par(mfrow = c(1, 2))
expl <- explain(airq.ens, newdata = airq[1:2, ], cex = .8)

The values of the rules and linear terms for each observation are saved in expl$predictors, their contributions in expl$contribution and the predicted values in expl$predicted.value.

We can assess correlations between the baselearners appearing in the ensemble using the corplot() function:

corplot(airq.ens)

Partial dependence plots

We can obtain partial dependence plots to assess the effect of single predictor variables on the outcome using the singleplot() function:

singleplot(airq.ens, varname = "Temp")

We can obtain partial dependence plots to assess the effects of pairs of predictor variables on the outcome using the pairplot() function:

pairplot(airq.ens, varnames = c("Temp", "Wind"))

Note that creating partial dependence plots is computationally intensive and computation time will increase fast with increasing numbers of observations and numbers of variables. R package plotmo created by Stephen Milborrow (2018) provides more efficient functions for plotting partial dependence, which also support pre models.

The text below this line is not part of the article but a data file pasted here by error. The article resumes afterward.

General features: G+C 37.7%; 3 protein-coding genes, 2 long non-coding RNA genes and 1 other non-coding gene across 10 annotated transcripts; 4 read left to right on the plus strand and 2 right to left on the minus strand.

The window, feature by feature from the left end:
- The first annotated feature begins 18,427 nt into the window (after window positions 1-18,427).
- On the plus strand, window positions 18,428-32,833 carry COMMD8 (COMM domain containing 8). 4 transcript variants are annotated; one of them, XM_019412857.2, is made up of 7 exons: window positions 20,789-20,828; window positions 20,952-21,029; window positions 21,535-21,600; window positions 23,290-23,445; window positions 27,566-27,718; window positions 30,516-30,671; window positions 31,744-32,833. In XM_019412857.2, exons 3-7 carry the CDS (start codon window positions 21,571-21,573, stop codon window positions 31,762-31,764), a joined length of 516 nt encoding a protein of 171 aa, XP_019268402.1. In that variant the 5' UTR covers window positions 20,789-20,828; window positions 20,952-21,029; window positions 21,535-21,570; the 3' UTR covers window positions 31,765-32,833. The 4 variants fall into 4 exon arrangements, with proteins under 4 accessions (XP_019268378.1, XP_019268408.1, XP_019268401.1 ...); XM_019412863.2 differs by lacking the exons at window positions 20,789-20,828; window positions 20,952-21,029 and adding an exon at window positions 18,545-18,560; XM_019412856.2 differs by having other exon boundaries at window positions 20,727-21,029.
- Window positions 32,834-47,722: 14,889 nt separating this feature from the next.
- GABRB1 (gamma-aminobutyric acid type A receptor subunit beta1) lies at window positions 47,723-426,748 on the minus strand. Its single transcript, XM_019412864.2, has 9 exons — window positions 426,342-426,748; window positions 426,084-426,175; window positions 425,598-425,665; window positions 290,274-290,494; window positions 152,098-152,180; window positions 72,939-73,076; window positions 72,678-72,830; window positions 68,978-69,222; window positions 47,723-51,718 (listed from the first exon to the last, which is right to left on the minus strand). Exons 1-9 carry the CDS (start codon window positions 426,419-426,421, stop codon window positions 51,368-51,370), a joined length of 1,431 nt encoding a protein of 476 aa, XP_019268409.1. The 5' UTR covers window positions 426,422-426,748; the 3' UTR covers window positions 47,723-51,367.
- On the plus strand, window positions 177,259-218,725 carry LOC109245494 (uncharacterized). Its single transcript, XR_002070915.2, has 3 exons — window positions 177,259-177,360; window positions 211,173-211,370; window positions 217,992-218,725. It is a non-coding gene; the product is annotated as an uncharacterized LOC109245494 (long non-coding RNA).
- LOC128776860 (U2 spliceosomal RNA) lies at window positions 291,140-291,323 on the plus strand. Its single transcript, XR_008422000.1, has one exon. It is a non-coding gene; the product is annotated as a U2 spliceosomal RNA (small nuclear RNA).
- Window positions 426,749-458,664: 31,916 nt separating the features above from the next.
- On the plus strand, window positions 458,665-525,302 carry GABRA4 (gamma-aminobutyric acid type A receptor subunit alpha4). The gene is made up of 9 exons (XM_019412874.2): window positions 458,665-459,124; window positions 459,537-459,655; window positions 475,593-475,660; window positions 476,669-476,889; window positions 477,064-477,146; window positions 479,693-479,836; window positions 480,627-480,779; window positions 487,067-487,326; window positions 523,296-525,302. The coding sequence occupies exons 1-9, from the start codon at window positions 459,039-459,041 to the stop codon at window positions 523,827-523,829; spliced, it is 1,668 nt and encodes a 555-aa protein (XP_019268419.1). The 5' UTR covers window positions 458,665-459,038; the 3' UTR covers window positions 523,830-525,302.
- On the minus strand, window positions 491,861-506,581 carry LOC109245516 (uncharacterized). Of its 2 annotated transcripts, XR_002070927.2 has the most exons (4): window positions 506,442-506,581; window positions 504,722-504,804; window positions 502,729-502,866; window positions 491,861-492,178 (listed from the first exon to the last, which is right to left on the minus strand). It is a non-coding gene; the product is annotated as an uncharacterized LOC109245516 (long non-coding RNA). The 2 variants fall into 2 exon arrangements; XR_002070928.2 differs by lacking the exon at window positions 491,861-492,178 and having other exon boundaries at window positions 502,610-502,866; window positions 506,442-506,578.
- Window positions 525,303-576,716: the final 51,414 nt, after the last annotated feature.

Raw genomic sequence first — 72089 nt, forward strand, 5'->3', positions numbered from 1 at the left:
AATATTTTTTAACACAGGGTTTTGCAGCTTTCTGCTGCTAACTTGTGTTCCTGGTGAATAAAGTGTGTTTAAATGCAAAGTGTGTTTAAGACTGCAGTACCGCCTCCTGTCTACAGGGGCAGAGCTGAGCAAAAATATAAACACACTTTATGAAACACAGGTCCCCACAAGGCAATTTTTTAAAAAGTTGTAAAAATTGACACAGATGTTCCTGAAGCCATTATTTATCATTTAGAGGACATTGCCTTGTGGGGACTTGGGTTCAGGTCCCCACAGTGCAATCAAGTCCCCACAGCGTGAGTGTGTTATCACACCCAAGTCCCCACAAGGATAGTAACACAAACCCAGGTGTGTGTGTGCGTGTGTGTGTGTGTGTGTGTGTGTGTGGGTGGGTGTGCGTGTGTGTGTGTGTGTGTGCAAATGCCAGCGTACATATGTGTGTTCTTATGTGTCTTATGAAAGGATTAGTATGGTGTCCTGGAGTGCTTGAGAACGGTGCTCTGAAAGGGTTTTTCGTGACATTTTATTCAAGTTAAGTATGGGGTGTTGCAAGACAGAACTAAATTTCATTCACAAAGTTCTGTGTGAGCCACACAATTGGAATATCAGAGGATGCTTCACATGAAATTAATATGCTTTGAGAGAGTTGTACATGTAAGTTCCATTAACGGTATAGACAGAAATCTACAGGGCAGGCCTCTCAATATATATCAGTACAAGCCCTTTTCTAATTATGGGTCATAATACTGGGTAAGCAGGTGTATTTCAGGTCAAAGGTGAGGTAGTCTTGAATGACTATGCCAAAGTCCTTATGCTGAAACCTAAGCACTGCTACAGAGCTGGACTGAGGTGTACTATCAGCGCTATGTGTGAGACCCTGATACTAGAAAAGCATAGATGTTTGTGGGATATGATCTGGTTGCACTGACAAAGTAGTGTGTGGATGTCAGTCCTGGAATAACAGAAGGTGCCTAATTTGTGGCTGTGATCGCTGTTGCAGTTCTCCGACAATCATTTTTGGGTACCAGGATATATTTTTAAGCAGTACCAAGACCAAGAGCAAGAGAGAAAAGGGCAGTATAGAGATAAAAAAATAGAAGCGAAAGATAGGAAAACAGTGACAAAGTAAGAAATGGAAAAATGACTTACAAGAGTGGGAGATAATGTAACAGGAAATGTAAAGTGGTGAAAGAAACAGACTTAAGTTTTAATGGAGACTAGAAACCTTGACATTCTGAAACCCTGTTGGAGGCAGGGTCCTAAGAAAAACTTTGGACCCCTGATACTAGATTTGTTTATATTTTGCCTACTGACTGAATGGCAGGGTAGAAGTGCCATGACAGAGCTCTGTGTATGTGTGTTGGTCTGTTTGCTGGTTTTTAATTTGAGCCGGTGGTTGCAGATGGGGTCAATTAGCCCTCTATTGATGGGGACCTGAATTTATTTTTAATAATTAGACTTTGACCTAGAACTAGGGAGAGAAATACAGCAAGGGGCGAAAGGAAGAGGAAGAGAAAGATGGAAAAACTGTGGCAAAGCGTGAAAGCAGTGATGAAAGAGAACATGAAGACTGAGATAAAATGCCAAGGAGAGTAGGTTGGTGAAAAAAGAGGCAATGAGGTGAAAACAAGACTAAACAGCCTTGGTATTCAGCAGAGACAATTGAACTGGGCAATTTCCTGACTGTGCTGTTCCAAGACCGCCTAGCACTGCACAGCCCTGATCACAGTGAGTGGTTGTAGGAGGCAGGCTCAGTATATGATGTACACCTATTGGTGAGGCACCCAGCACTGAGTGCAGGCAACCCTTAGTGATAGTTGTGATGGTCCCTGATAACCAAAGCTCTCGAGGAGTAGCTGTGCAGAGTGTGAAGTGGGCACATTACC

If the final ensemble does not contain a lot of terms, inspecting individual rules and linear terms through the print method may be (much) more informative than partial dependence plots. One of the main advantages of prediction rule ensembles is their interpretability: the predictive model contains only simple functions of the predictor variables (rules and linear terms), which are easy to grasp. Partial dependence plots are often much more useful for interpretation of complex models, like random forests for example.

Assessing presence of interactions

We can assess the presence of interactions between the input variables using the interact() and bsnullinteract() funtions. Function bsnullinteract() computes null-interaction models (10, by default) based on bootstrap-sampled and permuted datasets. Function interact() computes interaction test statistics for each predictor variables appearing in the specified ensemble. If null-interaction models are provided through the nullmods argument, interaction test statistics will also be computed for the null-interaction model, providing a reference null distribution.

Note that computing null interaction models and interaction test statistics is computationally very intensive.

set.seed(44)
nullmods <- bsnullinteract(airq.ens)
int <- interact(airq.ens, nullmods = nullmods)